American Printer's mission is to be the most reliable and authoritative source of information on integrating tomorrow's technology with today's management.
Sep 1, 2004 12:00 AM
Dear Marcus: My clients and I need help preventing in-the-mail
damage and slow service affecting larger printed mailpieces, such
as catalogs and magazines. Where can I get plain-English guidance
on these pieces beyond what's in the Domestic Mail Manual?
— Up to My Elbows in Crumpled Covers
Dear Crumpled Covers: You are describing pieces commonly referred to by the U.S. Postal Service (USPS) as flats — pieces that are too big to be mailed as letters but aren't packages either. By the time you read this, USPS should have released a new publication, “Recommendations for Designing Flat-Size Mail” (Publication 178). It's the product of more than a year of work by the Mailers Technical Advisory Committee (MTAC) and USPS HQ staff. MTAC includes representatives from many mailer organizations — the group meets quarterly to resolve technical issues.
As reported in Postal World, the new publication “suggests ways flat-size mailpieces can maintain their design diversity and still be processed effectively on the Automated Flat Sorting Machine (AFSM) 100, the primary flat sorting machine used by USPS.” The publication highlights design features that can affect mail processing adversely and recommends solutions. Note that these are optional best practices, not new regulations.
According to MTAC and USPS, mailers should keep the following issues in mind when mailing flats:
Cover basis weight: When cover stock is not durable or heavy enough, there's an increased chance the cover will separate from the contents during processing — likely resulting in failed delivery of the contents.
Recommended solution: Except for very thin flats, use a cover made of paper with a higher basis weight than the paper used for the body of a flat-size mailpiece. For heavier multi-ounce flats, particularly saddlestitched ones, look at the combination of the stock weight and coating when determining durability. For example, consider a cover stock of 50-80 lbs. for flats weighing more than six ounces.
Cover folds: Excessive compression can weaken the spine of the cover material and increase the chance for cover damage during processing.
Recommended solution: Set your production machinery to use the least force needed to make a fold at the spine to avoid breaking the paper. Check the outside of cover folds for “whitening” at the fold crease.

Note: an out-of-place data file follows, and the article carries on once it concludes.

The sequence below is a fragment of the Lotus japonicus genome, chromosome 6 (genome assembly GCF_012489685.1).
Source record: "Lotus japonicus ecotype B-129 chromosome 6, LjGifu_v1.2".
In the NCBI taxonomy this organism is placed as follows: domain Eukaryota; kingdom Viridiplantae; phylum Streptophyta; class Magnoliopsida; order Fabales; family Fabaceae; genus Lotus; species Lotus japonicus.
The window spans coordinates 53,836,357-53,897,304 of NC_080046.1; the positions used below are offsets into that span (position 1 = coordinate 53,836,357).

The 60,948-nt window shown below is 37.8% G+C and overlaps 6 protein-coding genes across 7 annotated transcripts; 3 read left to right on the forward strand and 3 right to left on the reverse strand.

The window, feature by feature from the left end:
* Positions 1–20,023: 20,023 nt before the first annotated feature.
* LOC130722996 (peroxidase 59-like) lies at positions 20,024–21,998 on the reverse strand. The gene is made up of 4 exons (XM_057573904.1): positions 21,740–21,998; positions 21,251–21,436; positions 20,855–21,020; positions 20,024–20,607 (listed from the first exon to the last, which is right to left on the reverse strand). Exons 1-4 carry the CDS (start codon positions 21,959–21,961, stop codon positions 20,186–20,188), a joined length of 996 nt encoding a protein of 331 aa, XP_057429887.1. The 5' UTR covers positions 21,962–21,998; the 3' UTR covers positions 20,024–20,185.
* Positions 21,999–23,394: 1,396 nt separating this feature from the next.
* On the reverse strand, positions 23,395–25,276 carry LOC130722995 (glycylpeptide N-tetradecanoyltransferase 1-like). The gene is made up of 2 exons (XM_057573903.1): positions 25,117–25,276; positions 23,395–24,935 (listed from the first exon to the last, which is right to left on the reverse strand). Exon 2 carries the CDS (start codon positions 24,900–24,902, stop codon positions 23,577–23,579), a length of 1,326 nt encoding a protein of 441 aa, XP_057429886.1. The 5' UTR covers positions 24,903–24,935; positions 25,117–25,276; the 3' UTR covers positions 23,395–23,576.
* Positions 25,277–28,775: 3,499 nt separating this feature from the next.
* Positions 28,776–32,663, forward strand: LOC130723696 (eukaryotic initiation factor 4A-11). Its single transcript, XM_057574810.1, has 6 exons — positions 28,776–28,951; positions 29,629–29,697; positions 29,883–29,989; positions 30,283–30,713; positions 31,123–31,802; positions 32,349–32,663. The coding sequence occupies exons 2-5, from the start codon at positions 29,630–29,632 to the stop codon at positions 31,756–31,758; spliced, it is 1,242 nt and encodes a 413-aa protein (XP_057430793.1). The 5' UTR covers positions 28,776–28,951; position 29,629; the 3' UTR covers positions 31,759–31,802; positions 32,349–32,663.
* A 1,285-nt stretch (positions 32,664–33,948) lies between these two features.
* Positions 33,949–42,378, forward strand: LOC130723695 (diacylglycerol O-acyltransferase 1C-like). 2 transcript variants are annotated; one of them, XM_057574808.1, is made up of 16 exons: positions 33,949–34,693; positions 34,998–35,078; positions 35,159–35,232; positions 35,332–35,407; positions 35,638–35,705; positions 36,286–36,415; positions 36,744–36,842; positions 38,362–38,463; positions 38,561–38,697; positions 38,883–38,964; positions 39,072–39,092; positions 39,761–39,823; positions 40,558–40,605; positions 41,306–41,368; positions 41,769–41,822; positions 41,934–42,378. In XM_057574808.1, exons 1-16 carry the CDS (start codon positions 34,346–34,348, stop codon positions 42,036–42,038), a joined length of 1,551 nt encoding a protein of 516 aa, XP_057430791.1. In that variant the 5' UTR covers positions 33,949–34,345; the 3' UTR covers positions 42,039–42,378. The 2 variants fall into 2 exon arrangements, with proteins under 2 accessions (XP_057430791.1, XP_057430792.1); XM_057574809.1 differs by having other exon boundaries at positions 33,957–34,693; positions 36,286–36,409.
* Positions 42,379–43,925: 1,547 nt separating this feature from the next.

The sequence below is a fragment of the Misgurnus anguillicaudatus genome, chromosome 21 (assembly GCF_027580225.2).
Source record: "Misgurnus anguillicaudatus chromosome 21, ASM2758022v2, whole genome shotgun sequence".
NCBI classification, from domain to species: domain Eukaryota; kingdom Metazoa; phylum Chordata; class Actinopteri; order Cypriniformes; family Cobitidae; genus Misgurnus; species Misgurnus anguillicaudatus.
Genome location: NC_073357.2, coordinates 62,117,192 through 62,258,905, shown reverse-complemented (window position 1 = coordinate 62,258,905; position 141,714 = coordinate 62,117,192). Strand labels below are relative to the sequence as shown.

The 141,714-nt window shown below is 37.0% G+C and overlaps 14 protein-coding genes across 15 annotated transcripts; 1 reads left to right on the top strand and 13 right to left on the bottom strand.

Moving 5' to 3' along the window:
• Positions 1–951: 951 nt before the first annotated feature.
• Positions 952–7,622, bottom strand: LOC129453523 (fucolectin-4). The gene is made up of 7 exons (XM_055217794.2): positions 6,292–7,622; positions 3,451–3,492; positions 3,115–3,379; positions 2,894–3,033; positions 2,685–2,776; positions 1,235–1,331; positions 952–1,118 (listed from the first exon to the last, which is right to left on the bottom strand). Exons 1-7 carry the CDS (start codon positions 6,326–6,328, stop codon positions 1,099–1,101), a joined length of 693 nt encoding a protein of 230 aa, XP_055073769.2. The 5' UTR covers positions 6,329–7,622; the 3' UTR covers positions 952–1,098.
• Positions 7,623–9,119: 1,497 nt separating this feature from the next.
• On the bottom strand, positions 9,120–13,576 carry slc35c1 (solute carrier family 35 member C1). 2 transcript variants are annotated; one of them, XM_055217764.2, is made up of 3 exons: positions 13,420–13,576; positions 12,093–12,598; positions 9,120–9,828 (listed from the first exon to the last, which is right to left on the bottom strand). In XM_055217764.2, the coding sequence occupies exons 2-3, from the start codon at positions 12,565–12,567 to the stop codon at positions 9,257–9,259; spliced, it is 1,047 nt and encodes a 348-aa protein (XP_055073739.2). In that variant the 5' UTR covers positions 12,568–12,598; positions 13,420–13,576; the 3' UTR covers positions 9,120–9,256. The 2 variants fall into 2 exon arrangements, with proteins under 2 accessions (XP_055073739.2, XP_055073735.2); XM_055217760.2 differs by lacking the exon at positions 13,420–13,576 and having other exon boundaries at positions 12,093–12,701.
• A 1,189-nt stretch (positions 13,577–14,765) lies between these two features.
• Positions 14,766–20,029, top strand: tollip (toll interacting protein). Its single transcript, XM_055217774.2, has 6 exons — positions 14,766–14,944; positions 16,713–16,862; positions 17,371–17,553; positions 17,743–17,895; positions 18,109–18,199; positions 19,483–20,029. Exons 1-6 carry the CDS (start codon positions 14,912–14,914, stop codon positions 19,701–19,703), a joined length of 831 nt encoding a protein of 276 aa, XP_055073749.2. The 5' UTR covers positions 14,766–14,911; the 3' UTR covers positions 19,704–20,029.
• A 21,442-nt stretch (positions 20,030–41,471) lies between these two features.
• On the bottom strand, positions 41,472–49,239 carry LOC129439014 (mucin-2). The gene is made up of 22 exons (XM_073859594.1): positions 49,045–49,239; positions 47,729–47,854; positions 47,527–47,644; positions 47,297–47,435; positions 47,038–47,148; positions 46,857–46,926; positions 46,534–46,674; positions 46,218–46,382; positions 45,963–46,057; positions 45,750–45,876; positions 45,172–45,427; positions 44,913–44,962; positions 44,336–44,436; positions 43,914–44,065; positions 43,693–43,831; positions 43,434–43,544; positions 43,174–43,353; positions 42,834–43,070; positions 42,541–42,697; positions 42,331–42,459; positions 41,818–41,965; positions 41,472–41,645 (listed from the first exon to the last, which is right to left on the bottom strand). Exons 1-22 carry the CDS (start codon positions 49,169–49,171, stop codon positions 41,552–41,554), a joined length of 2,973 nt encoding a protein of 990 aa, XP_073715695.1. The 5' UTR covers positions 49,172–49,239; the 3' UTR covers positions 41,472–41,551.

Varnish: Slippery cover materials (such as those with varnish or high gloss) can twist during processing, making them more susceptible to damage. Also, thin flats with a lacquer cover can stick together under belt tension and cause misfeeds, resulting in missorts and delivery delays.
Recommended solution: Check for low friction by twisting the cover slightly with the body of the mailpiece. If it slides easily against the body, you might consider changing the cover design or material. Minimize or eliminate the use of varnishes and aqueous or ultraviolet coating or other high-gloss coating on covers, particularly for thin flats. If you really want a heavily lacquered cover and the piece weighs more than six ounces, perfect-binding is a better choice than saddlestitching.
Gatefold covers: Gatefold-covered flats can “blow open” during processing, causing jams that can result in damage to the piece and delays.
Recommended solution: Consider upgrading to a heavier cover for your gatefold — perhaps 75-lb. basis weight or more. Also, you might tab-seal the piece, opt to insert the flat in an envelope, go with a mailing wrapper or even polywrap.
Marcus J. Smith has been the editor and publisher of Postal World, an independent newsletter for business mailers, for more than 22 years. Contact him at firstname.lastname@example.org.
The editorial staff of AMERICAN PRINTER is nominating “Flat Stanley” for honorary membership in the Mailers Technical Advisory Committee. As an expert on both being flat and being mailed, we think he'd be a natural to help draft “Recommendations for Designing Flat-Size Mail” and other USPS publications.
Stanley, the titular character of Jeff Brown's children's book, was squashed flat by a falling bulletin board. Flat Stanley, as many school kids know, visits his friends by traveling in an envelope.
A group of teachers created “The Flat Stanley Project” to encourage students to practice their writing skills. See http://flatstanley.enoreo.on.ca.